had the perfect birthday card for her friend Alicia. First she
tried the one with the
dark blue floral print, then the striped
light blue topped box and she finally found it in the largest
box, the one with the solid royal blue cover. She selected her
favorite pen with the deYoung logo from the blue glass coffee
mug and started to write a loving message to her best friend.

Monday, November 09, 2009

where has she been?

I read all the time, worked in bookstores for almost 20 years and
I never knew about Hilary Mantel before. As you remember, she
won the Man Booker this year for Wolf Hall. So I'm starting
with her An Experiment in Love. Quite wonderful, here we go:

Once you have begun remembering - isn't this so? - one image springs another; they run through your head in all directions, scampering animals flushed from coverts. Memory's not a reel, not a film you can run backwards and forwards at will: it's that flash of startled fur, the slither of silk between the fingers, the duplicated texture of hair or bone. It's an image blurring, caught on the move: as if in one of my family snapshots, taken before cameras got so foolproof that any fool could capture the moment.

Sunday, November 08, 2009

masks and paws

Ken sent me this photo taken up at MY Legion of Honor and I
accused the blogmaid of driving a muni at night. I bet there are
hundreds of these guys up at 34th and golf course.
(Credit for this photo:
Then the blogmaid sent me this photo of her back deck taken that very
night. She asked me to send it to Ken the person (not the car) and I
felt that it would be a good post for a Sunday. Even though it's a
controversial topic, the blogmaid feeds feral creatures and always has.

Congrats to Nancy Pelosi and the democrats for passing their health
care reform bill. Now to the Senate. It was nail biting to watch that
vote. Some of the GOP were acting up, speaking of feral creatures.

Saturday, November 07, 2009

we packed 'em in!

This photo from Books Inc. needs cropping and straightening, but I
wanted to let you know that we had a GREAT time last night. Thanks
to Linda and Tom, Bruce and Nancy, old Borders friends and new
museum pals for attending. It was a long day on my feet, but with
a little chemical help I did sleep last night and am raring to go today.
(Well, not really raring.) Oh and thanks to Ken for hosting and I'm
pleased that we sold some books. And thanks again to Loren for all
her hard work making this whole Morbid thing happen.

It rained yesterday, shortly after I pronounced it a glorious day.
But now today will be sunny. Honest.

Friday, November 06, 2009

nerves of steel

Today is the Members' Sale at our museums. 20% off and it will
remind me of those busy retail days at the big box. The day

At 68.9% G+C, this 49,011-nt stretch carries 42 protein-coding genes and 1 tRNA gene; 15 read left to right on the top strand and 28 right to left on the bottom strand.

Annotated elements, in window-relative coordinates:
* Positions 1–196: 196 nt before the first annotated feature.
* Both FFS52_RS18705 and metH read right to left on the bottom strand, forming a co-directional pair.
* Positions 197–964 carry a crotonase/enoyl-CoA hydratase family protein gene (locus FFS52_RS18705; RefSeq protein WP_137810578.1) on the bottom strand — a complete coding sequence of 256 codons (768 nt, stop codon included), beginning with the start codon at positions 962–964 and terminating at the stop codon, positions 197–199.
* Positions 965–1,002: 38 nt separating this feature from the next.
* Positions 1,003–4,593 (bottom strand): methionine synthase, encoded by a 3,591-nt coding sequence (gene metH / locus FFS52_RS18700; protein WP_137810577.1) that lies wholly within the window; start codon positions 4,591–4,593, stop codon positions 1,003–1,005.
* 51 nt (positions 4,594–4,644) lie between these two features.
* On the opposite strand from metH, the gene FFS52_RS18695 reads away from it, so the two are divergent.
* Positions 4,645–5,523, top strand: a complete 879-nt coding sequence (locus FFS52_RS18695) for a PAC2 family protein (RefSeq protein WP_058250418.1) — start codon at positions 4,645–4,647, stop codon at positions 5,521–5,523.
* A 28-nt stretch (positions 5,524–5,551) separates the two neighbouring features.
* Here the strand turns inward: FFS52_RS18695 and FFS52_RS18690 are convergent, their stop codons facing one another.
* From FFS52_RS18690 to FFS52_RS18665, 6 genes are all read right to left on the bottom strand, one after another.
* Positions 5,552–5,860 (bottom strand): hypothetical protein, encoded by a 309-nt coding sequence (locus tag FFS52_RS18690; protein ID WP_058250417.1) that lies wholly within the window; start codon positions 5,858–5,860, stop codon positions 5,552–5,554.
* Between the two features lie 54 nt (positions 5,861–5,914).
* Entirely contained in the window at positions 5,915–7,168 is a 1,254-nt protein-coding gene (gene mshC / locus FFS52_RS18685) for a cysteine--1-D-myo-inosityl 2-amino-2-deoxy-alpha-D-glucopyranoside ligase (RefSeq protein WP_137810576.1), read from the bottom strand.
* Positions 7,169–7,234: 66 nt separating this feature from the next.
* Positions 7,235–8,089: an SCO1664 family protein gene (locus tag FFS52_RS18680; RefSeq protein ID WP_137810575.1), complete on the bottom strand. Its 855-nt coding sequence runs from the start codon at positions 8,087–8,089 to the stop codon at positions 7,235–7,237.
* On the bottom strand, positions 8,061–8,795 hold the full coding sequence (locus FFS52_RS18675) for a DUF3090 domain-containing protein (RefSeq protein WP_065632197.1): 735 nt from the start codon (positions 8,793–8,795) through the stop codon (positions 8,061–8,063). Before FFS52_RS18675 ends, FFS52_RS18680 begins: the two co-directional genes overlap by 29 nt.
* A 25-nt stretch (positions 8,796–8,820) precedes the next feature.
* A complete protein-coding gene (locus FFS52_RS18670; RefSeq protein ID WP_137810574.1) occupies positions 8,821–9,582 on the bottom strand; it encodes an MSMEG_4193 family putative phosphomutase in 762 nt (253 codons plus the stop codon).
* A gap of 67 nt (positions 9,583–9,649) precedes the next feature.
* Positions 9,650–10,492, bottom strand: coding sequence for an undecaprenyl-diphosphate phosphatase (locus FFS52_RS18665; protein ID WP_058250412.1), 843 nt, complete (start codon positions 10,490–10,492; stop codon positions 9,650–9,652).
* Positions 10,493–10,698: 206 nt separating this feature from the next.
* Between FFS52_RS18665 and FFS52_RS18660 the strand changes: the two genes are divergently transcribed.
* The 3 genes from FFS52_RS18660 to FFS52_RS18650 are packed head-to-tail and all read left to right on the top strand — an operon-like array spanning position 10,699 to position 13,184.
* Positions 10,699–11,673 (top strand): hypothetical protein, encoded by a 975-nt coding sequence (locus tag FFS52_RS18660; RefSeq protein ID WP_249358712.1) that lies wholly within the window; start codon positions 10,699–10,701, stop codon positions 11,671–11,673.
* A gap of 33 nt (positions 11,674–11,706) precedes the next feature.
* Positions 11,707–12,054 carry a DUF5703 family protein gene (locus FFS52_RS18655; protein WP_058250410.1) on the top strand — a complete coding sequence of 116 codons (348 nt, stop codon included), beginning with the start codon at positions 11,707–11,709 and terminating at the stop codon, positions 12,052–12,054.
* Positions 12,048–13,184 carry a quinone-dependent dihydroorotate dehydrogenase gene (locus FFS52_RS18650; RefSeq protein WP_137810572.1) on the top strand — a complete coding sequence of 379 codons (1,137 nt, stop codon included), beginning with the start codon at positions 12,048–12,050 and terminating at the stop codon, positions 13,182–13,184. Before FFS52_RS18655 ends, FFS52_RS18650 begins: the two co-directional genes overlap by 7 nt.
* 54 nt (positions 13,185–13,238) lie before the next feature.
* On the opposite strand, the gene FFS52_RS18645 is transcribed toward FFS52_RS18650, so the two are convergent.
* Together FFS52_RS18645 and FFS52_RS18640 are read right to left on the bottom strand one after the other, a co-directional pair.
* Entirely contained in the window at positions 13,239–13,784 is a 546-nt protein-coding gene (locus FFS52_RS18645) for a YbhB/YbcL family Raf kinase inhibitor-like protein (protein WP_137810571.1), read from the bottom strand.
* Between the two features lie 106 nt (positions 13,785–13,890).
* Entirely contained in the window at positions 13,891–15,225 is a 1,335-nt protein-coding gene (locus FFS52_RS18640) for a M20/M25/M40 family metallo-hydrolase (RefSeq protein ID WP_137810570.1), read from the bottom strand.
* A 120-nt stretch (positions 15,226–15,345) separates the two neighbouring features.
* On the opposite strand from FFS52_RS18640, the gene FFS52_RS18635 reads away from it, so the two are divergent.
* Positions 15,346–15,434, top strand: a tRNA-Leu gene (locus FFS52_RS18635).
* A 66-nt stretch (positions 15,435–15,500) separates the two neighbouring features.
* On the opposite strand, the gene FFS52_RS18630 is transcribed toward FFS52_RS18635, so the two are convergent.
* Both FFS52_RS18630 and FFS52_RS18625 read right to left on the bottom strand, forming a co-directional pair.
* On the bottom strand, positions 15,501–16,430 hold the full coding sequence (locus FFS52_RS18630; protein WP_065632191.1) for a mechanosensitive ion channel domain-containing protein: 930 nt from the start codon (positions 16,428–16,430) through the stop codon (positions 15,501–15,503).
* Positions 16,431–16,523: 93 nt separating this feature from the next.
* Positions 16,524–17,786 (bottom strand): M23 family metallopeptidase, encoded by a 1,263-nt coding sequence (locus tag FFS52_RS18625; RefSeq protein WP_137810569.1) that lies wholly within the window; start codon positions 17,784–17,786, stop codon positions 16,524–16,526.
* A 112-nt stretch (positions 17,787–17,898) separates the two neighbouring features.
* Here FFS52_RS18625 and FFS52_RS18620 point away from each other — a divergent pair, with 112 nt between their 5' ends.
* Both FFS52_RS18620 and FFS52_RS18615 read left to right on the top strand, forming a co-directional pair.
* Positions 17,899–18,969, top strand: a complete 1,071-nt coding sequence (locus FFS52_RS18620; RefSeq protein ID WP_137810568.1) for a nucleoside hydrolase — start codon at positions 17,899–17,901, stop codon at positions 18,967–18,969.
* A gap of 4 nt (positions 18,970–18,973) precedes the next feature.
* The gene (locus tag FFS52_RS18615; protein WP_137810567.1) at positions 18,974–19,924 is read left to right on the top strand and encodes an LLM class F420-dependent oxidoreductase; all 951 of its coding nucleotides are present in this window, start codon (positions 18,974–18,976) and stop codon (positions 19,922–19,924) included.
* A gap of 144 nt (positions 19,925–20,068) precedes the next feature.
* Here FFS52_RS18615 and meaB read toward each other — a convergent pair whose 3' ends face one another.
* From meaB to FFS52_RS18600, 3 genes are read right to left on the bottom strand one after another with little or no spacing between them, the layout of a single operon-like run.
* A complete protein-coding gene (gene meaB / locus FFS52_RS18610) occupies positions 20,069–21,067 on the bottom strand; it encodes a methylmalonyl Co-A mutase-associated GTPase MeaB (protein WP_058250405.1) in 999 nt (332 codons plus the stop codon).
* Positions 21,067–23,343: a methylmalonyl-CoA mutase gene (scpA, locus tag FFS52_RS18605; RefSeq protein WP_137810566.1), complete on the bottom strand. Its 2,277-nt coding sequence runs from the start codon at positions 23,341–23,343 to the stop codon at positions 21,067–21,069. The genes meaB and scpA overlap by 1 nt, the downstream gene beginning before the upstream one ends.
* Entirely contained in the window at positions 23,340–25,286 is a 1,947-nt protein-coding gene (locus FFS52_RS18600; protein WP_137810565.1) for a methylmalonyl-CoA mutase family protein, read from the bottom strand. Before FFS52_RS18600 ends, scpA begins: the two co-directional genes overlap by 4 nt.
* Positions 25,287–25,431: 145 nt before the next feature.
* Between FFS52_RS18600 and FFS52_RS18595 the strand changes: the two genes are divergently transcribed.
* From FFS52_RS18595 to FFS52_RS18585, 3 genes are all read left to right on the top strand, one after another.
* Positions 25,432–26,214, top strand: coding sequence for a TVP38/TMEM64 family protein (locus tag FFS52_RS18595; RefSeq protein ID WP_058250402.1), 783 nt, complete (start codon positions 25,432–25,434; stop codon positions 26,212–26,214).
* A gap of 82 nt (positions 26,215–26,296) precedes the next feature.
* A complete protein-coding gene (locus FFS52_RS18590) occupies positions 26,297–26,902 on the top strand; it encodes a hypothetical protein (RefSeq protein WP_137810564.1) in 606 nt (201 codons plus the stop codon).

will fly by, and that's a good thing.

Then tonight at 7:30, Loren and three other Morbid writers
will be at Books, Inc. in the Castro. Oh, I'll be there too. It will
be a long day, but a rewarding one, I'm sure.

For my out-of-town commano friends ~ it's another golden
day here. Too beautiful. This time of year the pink and orange
sunrises compete with the sunsets to make me stop and be
thankful once again that I live here. Truly, the light and
colors and the air calls out to painters, photographers and
to this half-assed writer, too.

Thursday, November 05, 2009

Ms. LaPlante, I presume?

Oooooooh, more BBC Mystery. We started with Part I of Trial
& Retribution last night, after we were sure that the Yankees
would end the World Series triumphantly. (When is Spring
Training?) This is excellent drama and there are four seasons
waiting for us. Heaven. Written by Lynda LaPlante, but you
already guessed that...

Wednesday, November 04, 2009

thinking about writing

That counts, doesn't it? In our Monday night class we learned
about dialogue and how important this tool is to move the
plot along and to let the reader know more about our characters.
Basics too, such as tag lines ("she said") and that it's not necessary
to use adverbs with tag lines ("she said angrily"). At this stage
in my life, all this I'm learning is NEW because in college I
concentrated on history, psychology and how to party. Then
the decades flew by and I found The Writing Salon about 8
years ago, and here I am.

I've decided that I'm going to type up all my handwritten class
notes. Next week we learn about PLOT. I told the blogmaid
that I just felt like bundling up all my Ellen and Keith vignettes
and mailing them to the Plot Department at Random House.
Actually, I bet there is some sort of software available.

Oh, I am sooooooo glad that I'm taking this class, by the way.

Tuesday, November 03, 2009

in a New York minute

Whatever Works didn't get very good reviews, except from the
Linda Blog, but we enjoyed it because it was just plain Woody
Allen and Larry David in NYC. Patricia Clarkson always adds
a special touch to any film and she certainly does here. It's way
short too, under the usual two hours. Go ahead, rent it.

Monday, November 02, 2009

she can do no wrong

Dear Dancing Jen ~ I'm eager to hear your review of November. We
went last night and although I chuckled a few times, I thought the
play was a little "canned" with too many predictable laughs. The
acting was terrific, however, especially René Augesen who just gets
better and better, in my opinion. Here she is as the lesbian speech
writer with a bad cold. The President (Andrew Polk) was terrific too,
as was his adviser played by Anthony Fusco. I guess what's bothering
me is that I expected more from David Mamet ~ more depth, fewer
throw-away lines, something to really chew over today. Instead I'm
wondering if I would really recommend this to my friends. Probably no.

Sunday, November 01, 2009

halloween at the deYoung

The Giants fan, a gentleman boss and the fallen angel.
The cap took some work to make it look really ugly.
And it was...
Sigi was a newspaper boy.
Crissy the gypsy and Chris is Carlos Santana.
Sigi and Michelle the Cat.
Jane was a blond fallen angel.